Liu Wei: In Chinese culture, we emphasize to “see a world in a grain of sand”, which means artists would not merely freeze-frame a certain moment as, for example, in a photograph. Instead, they may express the whole process through a small detail. My father worked on art precisely like this. What he would like to deliver is not a still scene but a dynamic developing process. In this case, the scenes he captured are usually with the dynamic and narrative characteristic. Based on this, he wanted to enlighten viewers to consider more questions.

Morgan: In other words, the time is important. The temporary aspect of the form is not just the form in space. Time belongs with space, they are together. Again, this space-time, when brought together, as in astrophysics, there is an absence of duality. It’s a phenomenon that constitutes the universe and all of nature.

Liu Wei: Yes, I totally agree with your point of view. That’s also the point that my father would like to express through his work.

Liu Wei: I learned that you might have some questions regarding my father’s art creation during the Cultural Revolution period?

Morgan: Yes, I brought something. This is a little red book, the first edition that I picked up in Harvard back in the 1966, which was the beginning of the Cultural Revolution. I would share you with a little story. Many years ago, I asked a very important painter about somebody’s essay. I said I do not think he would agree with this point of view. And he said: “You are correct, but the ideas are important.” I think in the West we need to be more educated in terms understanding ideas that we may not totally embrace.. We have to understand ideas from the perspective of history and culture, even if we hold them in question or disagree.

Liu Wei: In my view, I feel like the Culture Revolution was like a big performance art in the world. Lots of people were engaged and Mao was the leading performer. As for Liu Shiming, he actually left CAFA in Beijing as early as 1960. In 1966 when the Cultural Revolution began, he was at Henan as a freshman student removed from any historical activity. He was not involved in these events as he already left the political center at that time.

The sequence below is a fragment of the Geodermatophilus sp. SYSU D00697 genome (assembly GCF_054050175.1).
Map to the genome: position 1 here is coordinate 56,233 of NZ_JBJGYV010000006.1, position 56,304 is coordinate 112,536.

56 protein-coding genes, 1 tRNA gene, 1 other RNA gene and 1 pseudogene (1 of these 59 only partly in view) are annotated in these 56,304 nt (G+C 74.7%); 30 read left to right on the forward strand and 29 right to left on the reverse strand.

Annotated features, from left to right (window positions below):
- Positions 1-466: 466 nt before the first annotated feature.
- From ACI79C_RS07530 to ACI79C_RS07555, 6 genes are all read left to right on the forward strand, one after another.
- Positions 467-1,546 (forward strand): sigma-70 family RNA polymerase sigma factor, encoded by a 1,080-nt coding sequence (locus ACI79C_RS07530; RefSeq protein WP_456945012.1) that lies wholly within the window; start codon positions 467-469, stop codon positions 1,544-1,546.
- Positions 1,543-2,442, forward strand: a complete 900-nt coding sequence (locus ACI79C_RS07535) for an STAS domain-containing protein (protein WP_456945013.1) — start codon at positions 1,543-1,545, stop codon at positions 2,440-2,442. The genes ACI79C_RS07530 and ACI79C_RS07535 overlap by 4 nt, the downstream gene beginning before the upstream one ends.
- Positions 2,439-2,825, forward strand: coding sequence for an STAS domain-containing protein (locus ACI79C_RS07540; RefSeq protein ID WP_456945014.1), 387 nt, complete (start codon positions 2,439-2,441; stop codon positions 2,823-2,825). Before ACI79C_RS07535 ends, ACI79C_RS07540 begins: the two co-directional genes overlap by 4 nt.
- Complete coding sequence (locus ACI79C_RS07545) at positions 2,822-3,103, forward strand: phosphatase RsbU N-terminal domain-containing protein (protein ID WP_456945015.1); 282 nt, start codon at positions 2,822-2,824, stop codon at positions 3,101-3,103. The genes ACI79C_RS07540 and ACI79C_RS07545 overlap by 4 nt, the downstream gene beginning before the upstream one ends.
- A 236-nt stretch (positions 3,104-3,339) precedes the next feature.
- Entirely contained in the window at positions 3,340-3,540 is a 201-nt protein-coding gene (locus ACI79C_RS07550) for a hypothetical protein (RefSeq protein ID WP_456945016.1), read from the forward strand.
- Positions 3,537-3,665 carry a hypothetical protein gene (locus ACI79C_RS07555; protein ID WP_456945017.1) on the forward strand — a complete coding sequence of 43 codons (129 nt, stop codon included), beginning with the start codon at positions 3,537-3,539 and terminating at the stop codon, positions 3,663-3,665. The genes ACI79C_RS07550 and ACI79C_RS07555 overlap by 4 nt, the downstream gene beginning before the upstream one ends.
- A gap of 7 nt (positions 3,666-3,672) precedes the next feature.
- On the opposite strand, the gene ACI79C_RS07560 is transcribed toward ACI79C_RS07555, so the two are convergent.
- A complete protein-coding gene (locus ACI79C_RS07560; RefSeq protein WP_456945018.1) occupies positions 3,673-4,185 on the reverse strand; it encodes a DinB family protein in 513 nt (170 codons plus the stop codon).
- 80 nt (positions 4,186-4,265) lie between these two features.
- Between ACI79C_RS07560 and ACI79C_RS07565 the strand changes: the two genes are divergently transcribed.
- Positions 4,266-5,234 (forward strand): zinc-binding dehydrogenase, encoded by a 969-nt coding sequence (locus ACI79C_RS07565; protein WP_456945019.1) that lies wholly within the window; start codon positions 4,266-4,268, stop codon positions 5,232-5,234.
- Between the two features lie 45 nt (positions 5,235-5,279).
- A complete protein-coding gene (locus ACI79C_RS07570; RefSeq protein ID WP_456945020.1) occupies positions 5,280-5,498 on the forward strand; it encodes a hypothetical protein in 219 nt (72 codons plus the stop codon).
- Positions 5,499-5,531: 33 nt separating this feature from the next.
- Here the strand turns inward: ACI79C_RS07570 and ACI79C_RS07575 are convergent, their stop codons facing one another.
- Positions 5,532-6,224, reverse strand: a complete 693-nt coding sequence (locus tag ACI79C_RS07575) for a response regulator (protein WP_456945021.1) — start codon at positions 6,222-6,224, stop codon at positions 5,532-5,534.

Morgan: So there were no barriers for him?

Liu Wei: No, I do not think so.

Morgan: But I still think that Chinese folk art, which is how I understand as his major contribution, would be muted more or less. What was his status or experience in that period?

Liu Wei: Actually besides these ordinary people’s figurative sculptures, my father also made a Chairman Mao’s monument for the working-class during that period. Also, he did a sculptural group for the masses in the Zijinshan Park in Henan. Later in Hebei, he was commissioned to work on a large-scale clay replica of Rent Collection Courtyard (CN. 收租院) in 1970. You may realize that my father was always in line with the working-class and mainly created sculptures for the people at that specific period, so he was not involved in any problematic situations.

My father was officially back to Beijing in 1974. At that time, he worked in the National Museum of China for restoring and replicating artifacts. Therefore, in the late period of the Culture Revolution, my father worked in the National Museum of China where he learned about the traditional Chinese sculptural techniques and developed his own sculptural language.

Morgan: I see. That was a good reason to be there. Thank you for taking the time to explain this. I believe your father plays a significant role in Chinese art history.


Interview conducted by Emily Weimeng Zhou

Interviewee: Professor Robert C. Morgan, Mr. Liu Wei

Edited by Professor Robert C. Morgan and Sue/CAFA ART INFO

View of the interview and the exhibition courtesy of the Asian Cultural Center, New York

Portrait of Robert C. Morgan photographed by Sebastian Piras

View of artworks courtesy of interviewees